Chamber in the Toll House,

Dining Room in the Toll House,

Ravine on the Toll Place,

The Toll House,

Tea Set in the Toll House,

Platter in the Toll House,

Present Location Myer's Block,

Silver Mounted Pistol in Schermerhorn Mansion,

Pear Tree 150 Years Old,

Silver Quart Cider Mug,

Daniel Campbell's City House,

Governor Yates' House,

Entrance to Residence of Hon. A. A. Yates,

Old-time Leather Fire Bucket,

The Mohawk Bank,

Schenectady Academy,

Entrance to Union College Campus,

Dr. Nott's Hat and Cane,

Union College,

Dr. Nott's Stove,

Blue Gate, Union College,

Bowery Woods,

Present Location Edison Hotel,

Present Location Vendome Hotel,

Ledyard's City Hotel,

Givens' Hotel,

Original Plan for using Mohawk River as a Ship Canal,

Dutch Church Paper Money,




There are a great many interesting facts,
traditions, anecdotes and reminiscences relative
to Schenectady, which are buried from the
general public in specialized histories, gene-
alogies, biographies and in the memories of
the older residents. It is the purpose of this
book to present such facts, traditions and
reminiscences as have been dug out from the
dry, if more profound and scholarly, produc-
tions of authors who were masters on the
subjects upon which they wrote. Schenectady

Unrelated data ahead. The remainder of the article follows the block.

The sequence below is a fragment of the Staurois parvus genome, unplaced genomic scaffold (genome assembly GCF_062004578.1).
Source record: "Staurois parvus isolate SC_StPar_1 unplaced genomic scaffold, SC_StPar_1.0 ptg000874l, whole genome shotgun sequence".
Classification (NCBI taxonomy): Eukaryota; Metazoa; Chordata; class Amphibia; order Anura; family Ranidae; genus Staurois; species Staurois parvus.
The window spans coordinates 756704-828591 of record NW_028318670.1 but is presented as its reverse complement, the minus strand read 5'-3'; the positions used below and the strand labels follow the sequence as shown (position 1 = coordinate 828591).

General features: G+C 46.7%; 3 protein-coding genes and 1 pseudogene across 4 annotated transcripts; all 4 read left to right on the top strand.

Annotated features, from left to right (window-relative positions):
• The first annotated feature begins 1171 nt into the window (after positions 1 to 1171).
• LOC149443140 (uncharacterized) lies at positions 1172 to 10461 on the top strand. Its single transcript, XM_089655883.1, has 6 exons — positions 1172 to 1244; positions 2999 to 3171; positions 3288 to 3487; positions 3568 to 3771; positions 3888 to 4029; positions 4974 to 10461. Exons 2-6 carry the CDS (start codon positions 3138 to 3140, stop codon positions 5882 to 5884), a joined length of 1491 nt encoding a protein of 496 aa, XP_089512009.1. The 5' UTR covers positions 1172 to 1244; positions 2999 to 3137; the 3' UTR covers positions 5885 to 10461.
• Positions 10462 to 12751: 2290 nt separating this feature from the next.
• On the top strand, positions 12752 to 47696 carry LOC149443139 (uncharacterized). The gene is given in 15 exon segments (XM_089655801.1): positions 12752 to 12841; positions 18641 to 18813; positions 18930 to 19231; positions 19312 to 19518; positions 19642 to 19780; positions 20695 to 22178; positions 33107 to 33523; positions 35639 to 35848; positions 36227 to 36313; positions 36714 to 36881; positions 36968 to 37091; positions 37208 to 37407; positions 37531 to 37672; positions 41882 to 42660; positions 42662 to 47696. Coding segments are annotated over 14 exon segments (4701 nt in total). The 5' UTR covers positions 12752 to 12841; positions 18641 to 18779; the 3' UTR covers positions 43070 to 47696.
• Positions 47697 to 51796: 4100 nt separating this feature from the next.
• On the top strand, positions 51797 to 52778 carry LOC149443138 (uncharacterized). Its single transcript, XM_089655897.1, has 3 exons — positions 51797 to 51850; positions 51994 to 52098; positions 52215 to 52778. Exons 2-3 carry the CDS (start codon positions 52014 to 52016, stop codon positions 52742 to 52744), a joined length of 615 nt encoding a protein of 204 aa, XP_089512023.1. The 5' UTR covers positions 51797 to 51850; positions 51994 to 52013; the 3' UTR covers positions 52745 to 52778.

is so rich in such material that it has been
possible to treat the subjects only partially
and casually.

That so many pictures of ancient buildings, dwellings
and old time views are presented to the readers is entirely
due to the kindness of Mr. William A. Wick. This collec-
tion of ancient landmarks that have been torn down and of
those still standing, has been obtained by Mr. Wick at
considerable labor and expense. That the collection is
unique is patent to all who see the pictures.


Chapter I.
The Settlement.


T IS an odd fact, frequently remarked upon by inter-
ested outsiders, that almost none of the descendants
of the old Dutch settlers of Schenectady have ac-
knowledge of the origin or meaning of the name of
that city. But if the interested outsider remains in
Schenectady long, he soon ceases to wonder at the lack
of knowledge for he finds that the rather stolid Dutch
mind is little given to speculation or investigation ;
that with them if a thing is, it is, and that is enough
for all purposes of trade ; trade and the consequent accumulation
of dollars being the chief thought among them.

Schenectady no doubt means, "beyond the pine plains" and
"Schonowe," a name given to the locality in the earliest days,
before and at the time of the settlement, means "the great flats."
The authority for these definitions is the Rev. W. M.
Beattchamp, S. D., an Episcopal clergyman who devoted many
years to the Iriquios. or Five Nations, their language and cus-
toms. He was so highly regarded by the Indian survivors of
the Five Nations that he was adopted by them and, as a man.
bore about the same relation to them that the late Mrs. Converse
did as a woman.